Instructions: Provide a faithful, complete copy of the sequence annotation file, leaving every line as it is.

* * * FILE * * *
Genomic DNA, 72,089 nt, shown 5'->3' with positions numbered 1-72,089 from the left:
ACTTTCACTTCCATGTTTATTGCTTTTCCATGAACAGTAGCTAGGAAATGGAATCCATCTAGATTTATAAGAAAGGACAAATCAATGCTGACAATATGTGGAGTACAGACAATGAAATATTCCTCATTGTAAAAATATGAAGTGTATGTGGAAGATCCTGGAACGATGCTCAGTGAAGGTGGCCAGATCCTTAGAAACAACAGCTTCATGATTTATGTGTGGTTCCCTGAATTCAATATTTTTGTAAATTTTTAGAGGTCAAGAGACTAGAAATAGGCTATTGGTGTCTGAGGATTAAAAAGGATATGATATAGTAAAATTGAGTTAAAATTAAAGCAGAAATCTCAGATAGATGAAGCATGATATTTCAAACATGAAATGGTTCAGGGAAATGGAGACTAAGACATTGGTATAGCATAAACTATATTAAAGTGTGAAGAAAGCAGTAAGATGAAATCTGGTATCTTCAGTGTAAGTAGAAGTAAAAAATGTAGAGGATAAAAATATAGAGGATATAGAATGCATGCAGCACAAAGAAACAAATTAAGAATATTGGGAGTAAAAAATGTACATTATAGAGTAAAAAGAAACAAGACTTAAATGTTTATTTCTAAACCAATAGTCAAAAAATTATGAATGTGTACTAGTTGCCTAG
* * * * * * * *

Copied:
Genomic DNA, 72,089 nt, shown 5'->3' with positions numbered 1-72,089 from the left:
ACTTTCACTTCCATGTTTATTGCTTTTCCATGAACAGTAGCTAGGAAATGGAATCCATCTAGATTTATAAGAAAGGACAAATCAATGCTGACAATATGTGGAGTACAGACAATGAAATATTCCTCATTGTAAAAATATGAAGTGTATGTGGAAGATCCTGGAACGATGCTCAGTGAAGGTGGCCAGATCCTTAGAAACAACAGCTTCATGATTTATGTGTGGTTCCCTGAATTCAATATTTTTGTAAATTTTTAGAGGTCAAGAGACTAGAAATAGGCTATTGGTGTCTGAGGATTAAAAAGGATATGATATAGTAAAATTGAGTTAAAATTAAAGCAGAAATCTCAGATAGATGAAGCATGATATTTCAAACATGAAATGGTTCAGGGAAATGGAGACTAAGACATTGGTATAGCATAAACTATATTAAAGTGTGAAGAAAGCAGTAAGATGAAATCTGGTATCTTCAGTGTAAGTAGAAGTAAAAAATGTAGAGGATAAAAATATAGAGGATATAGAATGCATGCAGCACAAAGAAACAAATTAAGAATATTGGGAGTAAAAAATGTACATTATAGAGTAAAAAGAAACAAGACTTAAATGTTTATTTCTAAACCAATAGTCAAAAAATTATGAATGTGTACTAGTTGCCTAG